Deck Building in Minnesota: Footing Considerations

If you are considering building a deck for your next home remodel project you have likely considered location and aesthetics. From here a deck builder or architect will generally come up with a drawing and a plan on how to build. You may be included in the decision making of colors and styles for the finish products but the builder will decide on the structural components and technical build procedures.



One could dedicate an entire website or blog to deck building but I will try to cover three general topics on technical aspects of deck building in a short series. When i approach a deck build from a builders perspective there are three main categories to consider; Footings, Decking and Railing System. Under footings there are things to consider such as weight, soil conditions and depth. In the decking and railing categories you consider not only quality, cost, maintenance and appearance but the layout and how it will manipulate the framing.



Footings are the most critical structural component of a deck or addition and state and local guidelines should not be taken lightly or forgone especially in climate zones like Minnesota. The negative impacts of a poorly installed or designed footing can drastically decrease the lifespan of your investment. The reason frost depth is considered in footing design is to mitigate heaving and movement due to the freeze thaw cycle. When the depth of the footing is below the depth of the freeze or frost, the ground the footing is bearing on is less likely to move which in turn pushes or pulls on the framing components of your deck causing sagging or warping of your decking and railing components. It is the root of a lot deck issues.



Sizing and depth charts can be found in Minnesota code books and on local government sites and can vary based on soil testing in specific localities and the weight of the bearing structure. If you have loose or wet soil or if your deck will be supporting a hot tub the quantity, spacing and size will be subject to change. This is not an article on the specifics of sizing and spacing but to provide general understanding of the purpose of footings so you can make sure to make informed decisions. These sizing charts are a guideline for a generic standard and if you have a unique project you may want to protect it by getting a second opinion on the footing design from and engineer.



Footings have evolved over the years as issues have been found and engineering and standards have expanded. What started as a hole in the ground with a buried post has changed to a hole in the ground with post resting on a concrete pad and buried which changed to a hole in the ground filled to finished grade with concrete and a post bearing on top. From there sizing was adjusted based on weight and with soil testing came more changes. In recent years uplift mitigation was improved by adding a "bell" shape to the bottom of the footing and footings began to get poured above grade to prevent water from collecting, freezing and cracking the concrete. Probably the most significant changes is the introduction of a completely new footing design called the Diamond Pier Footing.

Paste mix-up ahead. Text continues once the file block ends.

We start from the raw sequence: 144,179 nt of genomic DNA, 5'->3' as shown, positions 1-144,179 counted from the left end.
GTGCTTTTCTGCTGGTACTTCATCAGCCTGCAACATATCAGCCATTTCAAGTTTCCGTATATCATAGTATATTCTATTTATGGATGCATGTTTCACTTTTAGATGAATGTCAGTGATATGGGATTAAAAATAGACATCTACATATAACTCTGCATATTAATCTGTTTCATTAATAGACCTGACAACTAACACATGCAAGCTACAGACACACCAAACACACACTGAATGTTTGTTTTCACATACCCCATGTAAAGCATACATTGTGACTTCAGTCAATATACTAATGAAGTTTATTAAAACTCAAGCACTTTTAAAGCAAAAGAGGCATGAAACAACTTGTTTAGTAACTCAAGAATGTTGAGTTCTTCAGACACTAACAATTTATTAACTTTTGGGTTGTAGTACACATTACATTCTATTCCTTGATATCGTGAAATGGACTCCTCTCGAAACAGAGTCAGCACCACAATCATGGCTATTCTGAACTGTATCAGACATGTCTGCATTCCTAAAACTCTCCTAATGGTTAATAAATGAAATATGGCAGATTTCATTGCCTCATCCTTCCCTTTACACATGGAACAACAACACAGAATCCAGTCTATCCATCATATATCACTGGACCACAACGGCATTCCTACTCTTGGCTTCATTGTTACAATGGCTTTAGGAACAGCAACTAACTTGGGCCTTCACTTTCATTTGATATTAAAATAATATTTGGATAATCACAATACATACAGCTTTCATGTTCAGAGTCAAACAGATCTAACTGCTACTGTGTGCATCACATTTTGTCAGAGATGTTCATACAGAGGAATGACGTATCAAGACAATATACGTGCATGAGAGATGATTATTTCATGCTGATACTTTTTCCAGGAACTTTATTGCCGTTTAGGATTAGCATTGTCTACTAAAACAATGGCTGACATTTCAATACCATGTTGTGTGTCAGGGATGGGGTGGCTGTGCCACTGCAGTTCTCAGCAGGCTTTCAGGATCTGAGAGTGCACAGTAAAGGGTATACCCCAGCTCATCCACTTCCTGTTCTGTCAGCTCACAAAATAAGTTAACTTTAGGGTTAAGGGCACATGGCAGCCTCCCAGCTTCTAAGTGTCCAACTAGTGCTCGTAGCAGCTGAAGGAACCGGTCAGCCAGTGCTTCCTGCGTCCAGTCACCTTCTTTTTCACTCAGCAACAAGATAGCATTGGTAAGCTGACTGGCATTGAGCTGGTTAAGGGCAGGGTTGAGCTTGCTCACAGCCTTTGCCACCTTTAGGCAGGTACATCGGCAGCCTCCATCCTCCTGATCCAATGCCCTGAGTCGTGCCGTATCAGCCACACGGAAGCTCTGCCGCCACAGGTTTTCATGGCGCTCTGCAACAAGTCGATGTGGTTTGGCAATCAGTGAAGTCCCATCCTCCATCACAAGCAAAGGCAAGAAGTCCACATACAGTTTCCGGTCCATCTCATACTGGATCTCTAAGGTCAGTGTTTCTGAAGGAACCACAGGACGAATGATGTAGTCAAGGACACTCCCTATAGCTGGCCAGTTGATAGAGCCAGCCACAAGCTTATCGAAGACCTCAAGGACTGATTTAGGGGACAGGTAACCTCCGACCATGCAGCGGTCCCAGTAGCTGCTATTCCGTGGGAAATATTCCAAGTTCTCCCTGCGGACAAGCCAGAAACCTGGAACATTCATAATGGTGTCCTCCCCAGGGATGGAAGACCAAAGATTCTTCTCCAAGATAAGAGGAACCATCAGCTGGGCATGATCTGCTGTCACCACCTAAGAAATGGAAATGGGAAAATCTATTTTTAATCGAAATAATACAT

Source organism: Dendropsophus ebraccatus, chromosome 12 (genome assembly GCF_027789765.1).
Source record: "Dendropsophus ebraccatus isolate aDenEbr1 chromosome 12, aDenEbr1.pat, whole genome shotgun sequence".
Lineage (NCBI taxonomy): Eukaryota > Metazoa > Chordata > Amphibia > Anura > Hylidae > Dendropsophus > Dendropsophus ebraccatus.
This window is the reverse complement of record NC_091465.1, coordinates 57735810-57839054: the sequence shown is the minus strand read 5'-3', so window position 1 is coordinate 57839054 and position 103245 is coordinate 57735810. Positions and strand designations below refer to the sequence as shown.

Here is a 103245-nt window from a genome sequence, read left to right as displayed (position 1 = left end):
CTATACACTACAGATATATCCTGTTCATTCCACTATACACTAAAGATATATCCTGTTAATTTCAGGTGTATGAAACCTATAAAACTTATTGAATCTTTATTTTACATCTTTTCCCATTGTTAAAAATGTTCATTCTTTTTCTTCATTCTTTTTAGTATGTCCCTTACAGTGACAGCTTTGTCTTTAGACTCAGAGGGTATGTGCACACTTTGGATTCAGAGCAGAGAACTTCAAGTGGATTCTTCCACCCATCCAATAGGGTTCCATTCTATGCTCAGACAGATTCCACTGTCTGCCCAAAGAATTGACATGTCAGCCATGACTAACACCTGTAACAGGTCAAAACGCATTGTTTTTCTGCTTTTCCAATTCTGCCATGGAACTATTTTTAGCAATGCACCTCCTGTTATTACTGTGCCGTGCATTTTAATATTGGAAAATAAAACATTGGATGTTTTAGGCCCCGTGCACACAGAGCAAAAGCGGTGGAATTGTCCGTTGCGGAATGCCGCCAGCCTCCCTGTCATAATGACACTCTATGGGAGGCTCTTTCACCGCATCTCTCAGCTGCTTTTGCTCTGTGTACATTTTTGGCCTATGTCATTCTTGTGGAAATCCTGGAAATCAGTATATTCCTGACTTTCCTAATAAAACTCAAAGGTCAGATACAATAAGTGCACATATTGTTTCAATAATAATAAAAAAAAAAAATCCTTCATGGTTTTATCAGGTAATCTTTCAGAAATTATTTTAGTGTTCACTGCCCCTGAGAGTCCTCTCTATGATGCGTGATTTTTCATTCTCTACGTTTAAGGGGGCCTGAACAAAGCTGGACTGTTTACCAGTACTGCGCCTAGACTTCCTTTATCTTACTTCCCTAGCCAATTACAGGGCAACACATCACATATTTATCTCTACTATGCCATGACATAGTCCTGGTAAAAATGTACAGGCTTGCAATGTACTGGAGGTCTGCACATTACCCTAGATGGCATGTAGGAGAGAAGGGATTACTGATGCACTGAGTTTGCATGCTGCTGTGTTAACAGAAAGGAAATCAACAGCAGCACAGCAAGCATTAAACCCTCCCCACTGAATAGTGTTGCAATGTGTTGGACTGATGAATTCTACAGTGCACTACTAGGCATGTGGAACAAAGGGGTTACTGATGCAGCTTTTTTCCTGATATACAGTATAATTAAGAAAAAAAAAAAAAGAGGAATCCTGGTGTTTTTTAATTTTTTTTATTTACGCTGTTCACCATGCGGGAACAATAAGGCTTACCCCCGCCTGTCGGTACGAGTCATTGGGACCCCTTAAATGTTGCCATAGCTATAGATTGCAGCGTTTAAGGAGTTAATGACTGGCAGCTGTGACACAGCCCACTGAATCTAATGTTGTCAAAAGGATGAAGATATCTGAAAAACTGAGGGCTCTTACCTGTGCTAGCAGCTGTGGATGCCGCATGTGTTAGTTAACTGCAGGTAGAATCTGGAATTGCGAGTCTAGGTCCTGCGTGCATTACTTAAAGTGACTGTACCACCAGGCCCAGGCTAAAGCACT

The Diamond Pier footing is revolutionary because of its ability to be installed in minutes whereas the classic footing consisted of digging a hole, having it inspected, pouring concrete and letting is cure and finally mounting the hardware to connect to the post. This results in a major labor cost savings. The design and technical information can be found here. https://www.diamondpiers.com/ From my own experience, since this is a relatively new product that drastically differs from the classic footing it is taking time for it to be recognized by local governments until data is gathered over long term use and in different environments. There are cautions about loose and rocky soils as of now but I am sure as the engineering continues the product will adapt.


To conclude this rant I want to make it known that I am by no means an engineer of any sort but a residential contractor who has seen good installs as well as bad and have done a fair share of research of my own accord and through schooling. I hope to inform the average homeowner that this part of deck building is not something to take lightly and that there are many things to take into consideration. If you happen to be looking for a remodel contractor to take you through your deck building process check out our page below.


https://www.oxbuilders.net/decksandporches





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